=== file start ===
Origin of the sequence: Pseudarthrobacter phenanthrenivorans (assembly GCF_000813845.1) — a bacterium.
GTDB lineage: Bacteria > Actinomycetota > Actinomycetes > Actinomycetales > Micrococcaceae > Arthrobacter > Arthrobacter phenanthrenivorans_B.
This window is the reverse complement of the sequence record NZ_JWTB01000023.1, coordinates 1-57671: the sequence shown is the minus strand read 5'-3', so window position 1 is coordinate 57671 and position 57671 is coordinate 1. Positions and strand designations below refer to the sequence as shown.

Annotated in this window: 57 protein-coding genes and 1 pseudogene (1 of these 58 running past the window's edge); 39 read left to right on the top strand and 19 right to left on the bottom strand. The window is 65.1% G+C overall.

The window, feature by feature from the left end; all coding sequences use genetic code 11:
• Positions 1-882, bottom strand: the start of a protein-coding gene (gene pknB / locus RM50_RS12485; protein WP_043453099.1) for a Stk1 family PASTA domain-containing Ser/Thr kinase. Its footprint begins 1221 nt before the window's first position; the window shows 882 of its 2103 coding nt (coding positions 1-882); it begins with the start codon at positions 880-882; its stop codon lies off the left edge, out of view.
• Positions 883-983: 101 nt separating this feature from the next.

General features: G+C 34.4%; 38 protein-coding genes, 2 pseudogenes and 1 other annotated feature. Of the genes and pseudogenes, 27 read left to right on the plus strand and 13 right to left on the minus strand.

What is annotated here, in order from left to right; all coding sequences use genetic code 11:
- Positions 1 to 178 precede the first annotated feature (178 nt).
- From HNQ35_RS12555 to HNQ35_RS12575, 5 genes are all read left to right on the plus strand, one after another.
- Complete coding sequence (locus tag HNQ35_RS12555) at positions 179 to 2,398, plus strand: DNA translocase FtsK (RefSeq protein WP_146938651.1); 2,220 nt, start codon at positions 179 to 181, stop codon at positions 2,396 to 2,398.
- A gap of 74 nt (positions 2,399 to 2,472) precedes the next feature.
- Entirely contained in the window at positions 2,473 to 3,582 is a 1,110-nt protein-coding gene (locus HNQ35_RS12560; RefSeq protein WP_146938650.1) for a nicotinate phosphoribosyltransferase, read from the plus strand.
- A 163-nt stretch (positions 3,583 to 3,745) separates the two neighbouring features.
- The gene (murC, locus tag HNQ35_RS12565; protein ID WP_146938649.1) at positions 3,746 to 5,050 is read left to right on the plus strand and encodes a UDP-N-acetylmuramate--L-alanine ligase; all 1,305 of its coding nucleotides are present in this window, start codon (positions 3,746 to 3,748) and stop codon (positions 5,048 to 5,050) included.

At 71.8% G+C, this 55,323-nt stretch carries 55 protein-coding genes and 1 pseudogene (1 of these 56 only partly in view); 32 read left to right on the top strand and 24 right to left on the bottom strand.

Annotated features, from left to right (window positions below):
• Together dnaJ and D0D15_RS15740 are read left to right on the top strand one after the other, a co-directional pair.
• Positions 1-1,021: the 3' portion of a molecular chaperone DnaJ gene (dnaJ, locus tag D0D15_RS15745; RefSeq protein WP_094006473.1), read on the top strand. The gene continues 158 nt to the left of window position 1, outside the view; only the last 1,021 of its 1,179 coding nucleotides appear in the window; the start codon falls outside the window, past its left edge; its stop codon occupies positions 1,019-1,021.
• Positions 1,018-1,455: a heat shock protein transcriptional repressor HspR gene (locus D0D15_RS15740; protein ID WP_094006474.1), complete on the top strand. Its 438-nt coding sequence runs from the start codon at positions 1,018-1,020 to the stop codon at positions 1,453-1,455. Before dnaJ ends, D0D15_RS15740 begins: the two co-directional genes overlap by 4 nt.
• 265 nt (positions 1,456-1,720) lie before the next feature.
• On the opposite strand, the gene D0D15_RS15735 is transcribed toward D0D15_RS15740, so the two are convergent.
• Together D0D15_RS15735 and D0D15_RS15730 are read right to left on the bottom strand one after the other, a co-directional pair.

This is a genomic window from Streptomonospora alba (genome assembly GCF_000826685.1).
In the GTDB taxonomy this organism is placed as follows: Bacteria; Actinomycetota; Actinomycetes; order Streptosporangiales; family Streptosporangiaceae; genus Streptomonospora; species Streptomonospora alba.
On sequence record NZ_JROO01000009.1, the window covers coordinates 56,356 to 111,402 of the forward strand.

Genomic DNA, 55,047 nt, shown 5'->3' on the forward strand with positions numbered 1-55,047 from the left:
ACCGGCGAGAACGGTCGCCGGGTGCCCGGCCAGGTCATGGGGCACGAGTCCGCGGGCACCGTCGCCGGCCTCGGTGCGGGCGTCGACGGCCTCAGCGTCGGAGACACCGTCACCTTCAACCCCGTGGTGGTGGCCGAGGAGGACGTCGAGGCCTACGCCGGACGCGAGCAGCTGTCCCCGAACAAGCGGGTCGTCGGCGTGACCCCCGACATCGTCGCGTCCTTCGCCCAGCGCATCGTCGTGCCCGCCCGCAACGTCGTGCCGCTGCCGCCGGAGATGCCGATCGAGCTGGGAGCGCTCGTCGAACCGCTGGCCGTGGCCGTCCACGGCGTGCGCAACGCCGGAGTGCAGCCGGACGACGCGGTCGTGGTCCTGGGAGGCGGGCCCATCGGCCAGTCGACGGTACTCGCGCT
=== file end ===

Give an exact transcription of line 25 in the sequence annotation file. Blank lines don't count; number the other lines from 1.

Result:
This is a genomic window from Streptomonospora alba (genome assembly GCF_000826685.1).